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Objective: Stage assessments are examined to develop and test refined measurements that can be used for classifying individuals.

Design: Stages were assessed in 1,850 persons in terms of their physical activity and dietary behaviors.

Main Outcome Measures: Stages for both behaviors were compared to behavior and other test variables. Misclassification, sensitivity, specificity, receiver-operation-curves, and discontinuity patterns were computed. Discontinuity patterns were tested with trends across stages and planned contrasts between adjacent stages.

Results: In comparison to previous studies, sensitivity (70% to 80%) and specificity (80% to 87%) were high. When using lower level criteria (such as less intensive activity), sensitivity was lower, whereas specificity was higher. When behavioral maintenance was assessed, results suggested that the temporal cut-off point between action and maintenance was equally optimal at different cut-off points. Applying contrast analyses, nonlinear trends across the stages and a match of 87% of predictions of stage differences resulted.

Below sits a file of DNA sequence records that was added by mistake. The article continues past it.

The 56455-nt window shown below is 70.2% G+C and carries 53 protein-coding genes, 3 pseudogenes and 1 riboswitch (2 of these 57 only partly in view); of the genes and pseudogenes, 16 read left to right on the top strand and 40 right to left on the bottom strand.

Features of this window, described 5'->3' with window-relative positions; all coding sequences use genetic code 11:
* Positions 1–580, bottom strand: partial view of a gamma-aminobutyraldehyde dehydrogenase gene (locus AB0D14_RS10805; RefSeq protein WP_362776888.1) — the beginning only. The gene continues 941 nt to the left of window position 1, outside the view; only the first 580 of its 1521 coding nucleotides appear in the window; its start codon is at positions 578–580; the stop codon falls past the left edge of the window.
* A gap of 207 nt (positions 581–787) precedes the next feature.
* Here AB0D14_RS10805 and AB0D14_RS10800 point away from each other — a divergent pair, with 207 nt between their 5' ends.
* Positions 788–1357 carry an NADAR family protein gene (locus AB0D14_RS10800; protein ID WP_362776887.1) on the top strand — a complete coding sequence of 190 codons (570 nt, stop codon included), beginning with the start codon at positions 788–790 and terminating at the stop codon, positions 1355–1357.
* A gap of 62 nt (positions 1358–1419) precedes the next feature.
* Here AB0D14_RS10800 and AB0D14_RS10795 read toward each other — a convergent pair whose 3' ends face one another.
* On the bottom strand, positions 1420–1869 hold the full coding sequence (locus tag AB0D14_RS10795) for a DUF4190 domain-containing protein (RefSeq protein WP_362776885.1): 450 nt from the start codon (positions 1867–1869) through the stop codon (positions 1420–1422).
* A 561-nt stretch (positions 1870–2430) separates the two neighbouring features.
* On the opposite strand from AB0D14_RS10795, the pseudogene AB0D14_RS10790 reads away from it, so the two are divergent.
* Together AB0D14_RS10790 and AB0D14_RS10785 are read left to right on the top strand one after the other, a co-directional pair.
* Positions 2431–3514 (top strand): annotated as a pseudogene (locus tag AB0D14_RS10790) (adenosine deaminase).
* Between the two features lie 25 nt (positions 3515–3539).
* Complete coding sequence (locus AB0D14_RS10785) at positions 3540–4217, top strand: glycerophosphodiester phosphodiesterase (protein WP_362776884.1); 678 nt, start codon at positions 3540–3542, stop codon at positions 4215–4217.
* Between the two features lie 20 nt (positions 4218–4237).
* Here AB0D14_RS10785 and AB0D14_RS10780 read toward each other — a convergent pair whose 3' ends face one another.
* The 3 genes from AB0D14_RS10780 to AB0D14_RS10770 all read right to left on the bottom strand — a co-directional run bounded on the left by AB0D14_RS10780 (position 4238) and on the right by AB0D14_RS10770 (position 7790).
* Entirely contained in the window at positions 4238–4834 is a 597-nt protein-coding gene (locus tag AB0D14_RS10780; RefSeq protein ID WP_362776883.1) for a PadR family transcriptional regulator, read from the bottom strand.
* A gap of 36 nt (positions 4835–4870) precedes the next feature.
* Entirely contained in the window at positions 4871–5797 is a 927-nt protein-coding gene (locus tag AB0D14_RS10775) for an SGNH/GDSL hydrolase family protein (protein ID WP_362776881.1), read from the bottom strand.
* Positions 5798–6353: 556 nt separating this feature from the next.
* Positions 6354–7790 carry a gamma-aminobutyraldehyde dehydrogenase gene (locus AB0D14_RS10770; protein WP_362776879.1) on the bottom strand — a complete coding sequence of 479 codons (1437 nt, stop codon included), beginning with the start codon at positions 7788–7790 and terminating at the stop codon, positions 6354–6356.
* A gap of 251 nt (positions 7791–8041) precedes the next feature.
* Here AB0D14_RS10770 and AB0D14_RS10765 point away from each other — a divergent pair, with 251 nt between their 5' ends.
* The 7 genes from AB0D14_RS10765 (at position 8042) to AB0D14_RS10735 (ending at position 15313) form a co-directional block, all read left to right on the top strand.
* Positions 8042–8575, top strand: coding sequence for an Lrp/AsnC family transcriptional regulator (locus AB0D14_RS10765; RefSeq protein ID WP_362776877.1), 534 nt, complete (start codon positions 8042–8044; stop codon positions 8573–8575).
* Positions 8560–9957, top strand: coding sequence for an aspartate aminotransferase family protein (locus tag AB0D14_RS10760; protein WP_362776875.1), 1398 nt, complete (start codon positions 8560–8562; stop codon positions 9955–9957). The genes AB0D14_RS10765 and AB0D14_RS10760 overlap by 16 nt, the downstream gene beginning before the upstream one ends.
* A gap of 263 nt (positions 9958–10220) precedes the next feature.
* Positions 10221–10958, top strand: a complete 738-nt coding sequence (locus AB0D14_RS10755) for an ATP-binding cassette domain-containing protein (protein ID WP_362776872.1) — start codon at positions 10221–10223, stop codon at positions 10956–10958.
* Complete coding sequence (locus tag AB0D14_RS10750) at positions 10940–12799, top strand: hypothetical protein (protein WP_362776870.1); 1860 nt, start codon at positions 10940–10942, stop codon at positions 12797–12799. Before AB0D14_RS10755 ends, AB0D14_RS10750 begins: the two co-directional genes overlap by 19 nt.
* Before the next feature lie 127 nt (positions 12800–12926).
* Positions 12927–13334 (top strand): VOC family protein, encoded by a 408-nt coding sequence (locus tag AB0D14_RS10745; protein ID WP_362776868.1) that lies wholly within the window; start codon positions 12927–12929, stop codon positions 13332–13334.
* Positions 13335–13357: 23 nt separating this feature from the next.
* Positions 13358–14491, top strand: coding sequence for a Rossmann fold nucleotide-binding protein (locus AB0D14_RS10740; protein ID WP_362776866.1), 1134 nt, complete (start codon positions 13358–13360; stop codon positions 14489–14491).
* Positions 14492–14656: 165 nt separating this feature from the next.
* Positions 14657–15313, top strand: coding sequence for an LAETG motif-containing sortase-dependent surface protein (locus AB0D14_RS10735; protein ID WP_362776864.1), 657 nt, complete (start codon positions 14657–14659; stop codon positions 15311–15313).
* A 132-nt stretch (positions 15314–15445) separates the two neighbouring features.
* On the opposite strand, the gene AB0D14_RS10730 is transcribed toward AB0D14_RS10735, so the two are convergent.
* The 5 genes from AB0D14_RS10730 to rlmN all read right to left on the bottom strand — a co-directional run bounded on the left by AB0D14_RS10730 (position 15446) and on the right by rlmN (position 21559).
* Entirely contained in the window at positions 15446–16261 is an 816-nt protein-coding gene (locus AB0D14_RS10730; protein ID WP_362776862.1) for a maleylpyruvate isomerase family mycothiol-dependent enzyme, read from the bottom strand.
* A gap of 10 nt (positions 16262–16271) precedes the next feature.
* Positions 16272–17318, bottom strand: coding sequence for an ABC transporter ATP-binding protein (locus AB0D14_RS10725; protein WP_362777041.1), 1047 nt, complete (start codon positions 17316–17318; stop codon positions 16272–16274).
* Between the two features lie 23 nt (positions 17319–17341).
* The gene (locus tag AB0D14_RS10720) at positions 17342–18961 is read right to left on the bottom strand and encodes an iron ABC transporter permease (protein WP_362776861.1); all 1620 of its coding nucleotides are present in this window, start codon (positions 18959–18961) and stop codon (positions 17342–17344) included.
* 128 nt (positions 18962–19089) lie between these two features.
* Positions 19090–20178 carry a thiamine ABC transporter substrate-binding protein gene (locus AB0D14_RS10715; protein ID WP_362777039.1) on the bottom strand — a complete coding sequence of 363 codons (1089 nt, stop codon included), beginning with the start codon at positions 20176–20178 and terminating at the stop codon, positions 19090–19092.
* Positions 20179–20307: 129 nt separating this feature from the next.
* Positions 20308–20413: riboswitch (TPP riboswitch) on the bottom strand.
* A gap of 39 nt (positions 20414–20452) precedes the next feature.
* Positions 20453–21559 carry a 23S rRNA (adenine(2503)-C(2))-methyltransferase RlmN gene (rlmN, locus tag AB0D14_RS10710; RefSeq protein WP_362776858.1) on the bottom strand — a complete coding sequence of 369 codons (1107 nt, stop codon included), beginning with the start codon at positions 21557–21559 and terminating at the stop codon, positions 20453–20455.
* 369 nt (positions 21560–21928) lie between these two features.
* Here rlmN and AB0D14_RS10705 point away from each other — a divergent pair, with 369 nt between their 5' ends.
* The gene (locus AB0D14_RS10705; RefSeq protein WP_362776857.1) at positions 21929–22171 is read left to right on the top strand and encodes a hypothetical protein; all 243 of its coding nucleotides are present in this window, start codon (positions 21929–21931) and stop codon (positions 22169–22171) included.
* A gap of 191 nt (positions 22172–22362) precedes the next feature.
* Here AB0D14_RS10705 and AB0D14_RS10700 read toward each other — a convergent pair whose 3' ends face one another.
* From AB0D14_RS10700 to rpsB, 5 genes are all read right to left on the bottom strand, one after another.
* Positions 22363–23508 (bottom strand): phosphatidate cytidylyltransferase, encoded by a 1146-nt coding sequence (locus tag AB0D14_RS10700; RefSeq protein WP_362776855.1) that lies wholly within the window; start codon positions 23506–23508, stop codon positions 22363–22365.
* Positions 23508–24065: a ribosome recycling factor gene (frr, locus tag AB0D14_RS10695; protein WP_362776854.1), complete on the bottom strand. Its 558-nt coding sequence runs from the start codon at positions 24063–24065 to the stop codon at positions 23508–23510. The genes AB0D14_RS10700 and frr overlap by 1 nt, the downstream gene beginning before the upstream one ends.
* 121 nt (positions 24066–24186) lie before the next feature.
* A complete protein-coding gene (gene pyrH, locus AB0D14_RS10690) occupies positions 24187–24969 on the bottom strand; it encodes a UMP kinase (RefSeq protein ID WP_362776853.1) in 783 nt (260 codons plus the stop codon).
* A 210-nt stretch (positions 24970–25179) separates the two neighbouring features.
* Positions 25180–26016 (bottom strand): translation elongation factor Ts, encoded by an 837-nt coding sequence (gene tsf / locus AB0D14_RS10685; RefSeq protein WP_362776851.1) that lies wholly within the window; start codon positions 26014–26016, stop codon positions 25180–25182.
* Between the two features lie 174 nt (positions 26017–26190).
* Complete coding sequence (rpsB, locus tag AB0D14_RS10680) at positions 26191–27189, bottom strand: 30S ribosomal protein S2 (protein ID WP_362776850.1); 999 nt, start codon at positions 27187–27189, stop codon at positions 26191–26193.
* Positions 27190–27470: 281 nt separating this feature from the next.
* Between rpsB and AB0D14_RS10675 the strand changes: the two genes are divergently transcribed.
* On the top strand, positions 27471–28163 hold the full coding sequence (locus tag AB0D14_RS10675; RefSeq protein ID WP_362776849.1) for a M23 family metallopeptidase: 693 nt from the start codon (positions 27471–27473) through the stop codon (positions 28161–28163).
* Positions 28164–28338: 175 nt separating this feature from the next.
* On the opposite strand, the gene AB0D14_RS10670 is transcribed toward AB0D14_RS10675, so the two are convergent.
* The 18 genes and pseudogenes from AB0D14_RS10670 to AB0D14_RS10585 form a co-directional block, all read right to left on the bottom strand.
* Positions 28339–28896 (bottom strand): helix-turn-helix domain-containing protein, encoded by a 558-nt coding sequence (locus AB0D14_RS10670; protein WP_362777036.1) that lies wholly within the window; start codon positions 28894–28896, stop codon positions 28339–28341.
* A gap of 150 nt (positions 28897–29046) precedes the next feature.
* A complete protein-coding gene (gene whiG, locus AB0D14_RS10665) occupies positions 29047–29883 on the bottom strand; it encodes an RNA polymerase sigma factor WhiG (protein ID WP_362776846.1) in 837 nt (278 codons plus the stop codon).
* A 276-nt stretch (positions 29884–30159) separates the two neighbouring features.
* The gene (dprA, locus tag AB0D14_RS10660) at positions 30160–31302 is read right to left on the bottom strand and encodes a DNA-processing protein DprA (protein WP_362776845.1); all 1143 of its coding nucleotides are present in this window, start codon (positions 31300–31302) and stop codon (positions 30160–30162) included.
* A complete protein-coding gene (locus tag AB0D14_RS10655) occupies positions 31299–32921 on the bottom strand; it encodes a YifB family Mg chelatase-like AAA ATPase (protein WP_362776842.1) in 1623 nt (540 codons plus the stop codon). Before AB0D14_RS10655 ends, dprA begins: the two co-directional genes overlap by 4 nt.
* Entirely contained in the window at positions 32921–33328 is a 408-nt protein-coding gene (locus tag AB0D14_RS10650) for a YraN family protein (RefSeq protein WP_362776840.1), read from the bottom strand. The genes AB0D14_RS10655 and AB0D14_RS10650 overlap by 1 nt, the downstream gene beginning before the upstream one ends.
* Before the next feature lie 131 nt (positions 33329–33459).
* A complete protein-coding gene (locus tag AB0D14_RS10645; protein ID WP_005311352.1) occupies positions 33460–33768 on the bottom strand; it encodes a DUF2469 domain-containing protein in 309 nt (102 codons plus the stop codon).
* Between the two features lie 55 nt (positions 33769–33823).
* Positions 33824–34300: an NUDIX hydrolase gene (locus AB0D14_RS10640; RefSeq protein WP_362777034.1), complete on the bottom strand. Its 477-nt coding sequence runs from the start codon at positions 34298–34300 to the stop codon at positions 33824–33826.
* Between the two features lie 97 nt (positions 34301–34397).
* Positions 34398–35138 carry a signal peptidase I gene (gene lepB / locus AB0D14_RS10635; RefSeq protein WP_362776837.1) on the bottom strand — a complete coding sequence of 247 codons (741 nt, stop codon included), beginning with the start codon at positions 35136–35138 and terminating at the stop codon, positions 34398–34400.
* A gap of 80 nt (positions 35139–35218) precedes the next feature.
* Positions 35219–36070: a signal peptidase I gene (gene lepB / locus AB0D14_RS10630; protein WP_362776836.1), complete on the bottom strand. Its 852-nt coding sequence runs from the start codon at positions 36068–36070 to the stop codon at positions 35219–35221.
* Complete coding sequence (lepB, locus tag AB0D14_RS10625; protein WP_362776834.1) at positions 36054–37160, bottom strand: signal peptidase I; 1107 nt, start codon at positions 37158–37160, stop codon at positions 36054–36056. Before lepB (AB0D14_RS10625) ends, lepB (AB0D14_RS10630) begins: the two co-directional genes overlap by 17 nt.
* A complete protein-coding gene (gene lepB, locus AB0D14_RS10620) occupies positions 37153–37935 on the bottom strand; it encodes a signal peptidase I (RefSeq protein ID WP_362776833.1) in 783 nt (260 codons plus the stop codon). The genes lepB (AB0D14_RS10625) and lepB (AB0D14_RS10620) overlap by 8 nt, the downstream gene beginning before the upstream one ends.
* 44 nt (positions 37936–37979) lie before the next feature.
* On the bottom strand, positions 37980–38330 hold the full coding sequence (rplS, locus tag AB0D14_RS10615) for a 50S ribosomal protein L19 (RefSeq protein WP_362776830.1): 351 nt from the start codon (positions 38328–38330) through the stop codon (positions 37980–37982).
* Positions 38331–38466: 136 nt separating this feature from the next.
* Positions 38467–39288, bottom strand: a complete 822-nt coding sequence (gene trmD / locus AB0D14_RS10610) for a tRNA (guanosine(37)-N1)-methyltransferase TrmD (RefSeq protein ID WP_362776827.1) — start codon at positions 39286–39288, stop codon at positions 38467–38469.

Conclusion: Stage assumptions are supported in general, and refined stage assessment in particular. Levels of psychological variables (e.g., easiness, habit) may discriminate stages as well as or even better than temporal stage definitions.



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